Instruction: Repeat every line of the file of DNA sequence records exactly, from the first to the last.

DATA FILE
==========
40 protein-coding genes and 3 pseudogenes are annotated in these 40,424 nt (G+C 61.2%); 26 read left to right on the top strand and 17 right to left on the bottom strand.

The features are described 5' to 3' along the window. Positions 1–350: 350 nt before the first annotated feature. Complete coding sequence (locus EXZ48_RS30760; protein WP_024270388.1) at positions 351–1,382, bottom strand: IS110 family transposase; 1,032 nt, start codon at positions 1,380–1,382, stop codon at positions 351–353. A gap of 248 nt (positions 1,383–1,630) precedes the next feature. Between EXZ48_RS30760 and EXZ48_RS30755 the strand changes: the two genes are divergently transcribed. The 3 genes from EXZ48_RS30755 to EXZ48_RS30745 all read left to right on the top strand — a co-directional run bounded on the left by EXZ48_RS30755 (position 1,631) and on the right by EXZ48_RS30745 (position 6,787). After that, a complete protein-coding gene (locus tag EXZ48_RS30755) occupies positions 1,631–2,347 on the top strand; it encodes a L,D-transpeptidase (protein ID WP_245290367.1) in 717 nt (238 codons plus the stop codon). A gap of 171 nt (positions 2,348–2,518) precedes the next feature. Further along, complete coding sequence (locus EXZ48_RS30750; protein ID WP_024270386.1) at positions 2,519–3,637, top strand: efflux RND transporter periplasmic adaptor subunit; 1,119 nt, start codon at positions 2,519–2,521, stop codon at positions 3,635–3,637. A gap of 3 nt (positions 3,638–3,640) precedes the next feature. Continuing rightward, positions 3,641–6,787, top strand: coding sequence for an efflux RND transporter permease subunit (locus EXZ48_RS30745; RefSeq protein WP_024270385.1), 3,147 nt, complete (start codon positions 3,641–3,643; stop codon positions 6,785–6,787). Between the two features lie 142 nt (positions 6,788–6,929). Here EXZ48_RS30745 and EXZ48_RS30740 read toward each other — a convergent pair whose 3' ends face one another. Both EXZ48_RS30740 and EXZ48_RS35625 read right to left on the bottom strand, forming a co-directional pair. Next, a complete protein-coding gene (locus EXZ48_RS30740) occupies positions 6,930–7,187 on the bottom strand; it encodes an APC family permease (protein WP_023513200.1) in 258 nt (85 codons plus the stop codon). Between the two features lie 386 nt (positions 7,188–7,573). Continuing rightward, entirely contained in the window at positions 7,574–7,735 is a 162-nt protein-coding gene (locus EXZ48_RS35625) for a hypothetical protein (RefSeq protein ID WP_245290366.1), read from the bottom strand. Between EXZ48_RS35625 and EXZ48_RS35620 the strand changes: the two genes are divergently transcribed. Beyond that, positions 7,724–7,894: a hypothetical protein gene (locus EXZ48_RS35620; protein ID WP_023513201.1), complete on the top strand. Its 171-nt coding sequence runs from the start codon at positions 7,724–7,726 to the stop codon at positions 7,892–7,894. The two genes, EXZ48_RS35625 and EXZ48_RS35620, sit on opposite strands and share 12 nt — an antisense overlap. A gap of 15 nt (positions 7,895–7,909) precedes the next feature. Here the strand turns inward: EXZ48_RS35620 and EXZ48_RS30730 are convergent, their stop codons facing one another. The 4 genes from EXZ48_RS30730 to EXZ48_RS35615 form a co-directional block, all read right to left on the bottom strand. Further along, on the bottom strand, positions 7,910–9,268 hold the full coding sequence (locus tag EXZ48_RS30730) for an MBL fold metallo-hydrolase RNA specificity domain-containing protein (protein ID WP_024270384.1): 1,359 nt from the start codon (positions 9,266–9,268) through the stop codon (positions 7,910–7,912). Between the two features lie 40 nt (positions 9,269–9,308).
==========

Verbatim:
40 protein-coding genes and 3 pseudogenes are annotated in these 40,424 nt (G+C 61.2%); 26 read left to right on the top strand and 17 right to left on the bottom strand.

The features are described 5' to 3' along the window. Positions 1–350: 350 nt before the first annotated feature. Complete coding sequence (locus EXZ48_RS30760; protein WP_024270388.1) at positions 351–1,382, bottom strand: IS110 family transposase; 1,032 nt, start codon at positions 1,380–1,382, stop codon at positions 351–353. A gap of 248 nt (positions 1,383–1,630) precedes the next feature. Between EXZ48_RS30760 and EXZ48_RS30755 the strand changes: the two genes are divergently transcribed. The 3 genes from EXZ48_RS30755 to EXZ48_RS30745 all read left to right on the top strand — a co-directional run bounded on the left by EXZ48_RS30755 (position 1,631) and on the right by EXZ48_RS30745 (position 6,787). After that, a complete protein-coding gene (locus tag EXZ48_RS30755) occupies positions 1,631–2,347 on the top strand; it encodes a L,D-transpeptidase (protein ID WP_245290367.1) in 717 nt (238 codons plus the stop codon). A gap of 171 nt (positions 2,348–2,518) precedes the next feature. Further along, complete coding sequence (locus EXZ48_RS30750; protein ID WP_024270386.1) at positions 2,519–3,637, top strand: efflux RND transporter periplasmic adaptor subunit; 1,119 nt, start codon at positions 2,519–2,521, stop codon at positions 3,635–3,637. A gap of 3 nt (positions 3,638–3,640) precedes the next feature. Continuing rightward, positions 3,641–6,787, top strand: coding sequence for an efflux RND transporter permease subunit (locus EXZ48_RS30745; RefSeq protein WP_024270385.1), 3,147 nt, complete (start codon positions 3,641–3,643; stop codon positions 6,785–6,787). Between the two features lie 142 nt (positions 6,788–6,929). Here EXZ48_RS30745 and EXZ48_RS30740 read toward each other — a convergent pair whose 3' ends face one another. Both EXZ48_RS30740 and EXZ48_RS35625 read right to left on the bottom strand, forming a co-directional pair. Next, a complete protein-coding gene (locus EXZ48_RS30740) occupies positions 6,930–7,187 on the bottom strand; it encodes an APC family permease (protein WP_023513200.1) in 258 nt (85 codons plus the stop codon). Between the two features lie 386 nt (positions 7,188–7,573). Continuing rightward, entirely contained in the window at positions 7,574–7,735 is a 162-nt protein-coding gene (locus EXZ48_RS35625) for a hypothetical protein (RefSeq protein ID WP_245290366.1), read from the bottom strand. Between EXZ48_RS35625 and EXZ48_RS35620 the strand changes: the two genes are divergently transcribed. Beyond that, positions 7,724–7,894: a hypothetical protein gene (locus EXZ48_RS35620; protein ID WP_023513201.1), complete on the top strand. Its 171-nt coding sequence runs from the start codon at positions 7,724–7,726 to the stop codon at positions 7,892–7,894. The two genes, EXZ48_RS35625 and EXZ48_RS35620, sit on opposite strands and share 12 nt — an antisense overlap. A gap of 15 nt (positions 7,895–7,909) precedes the next feature. Here the strand turns inward: EXZ48_RS35620 and EXZ48_RS30730 are convergent, their stop codons facing one another. The 4 genes from EXZ48_RS30730 to EXZ48_RS35615 form a co-directional block, all read right to left on the bottom strand. Further along, on the bottom strand, positions 7,910–9,268 hold the full coding sequence (locus tag EXZ48_RS30730) for an MBL fold metallo-hydrolase RNA specificity domain-containing protein (protein ID WP_024270384.1): 1,359 nt from the start codon (positions 9,266–9,268) through the stop codon (positions 7,910–7,912). Between the two features lie 40 nt (positions 9,269–9,308).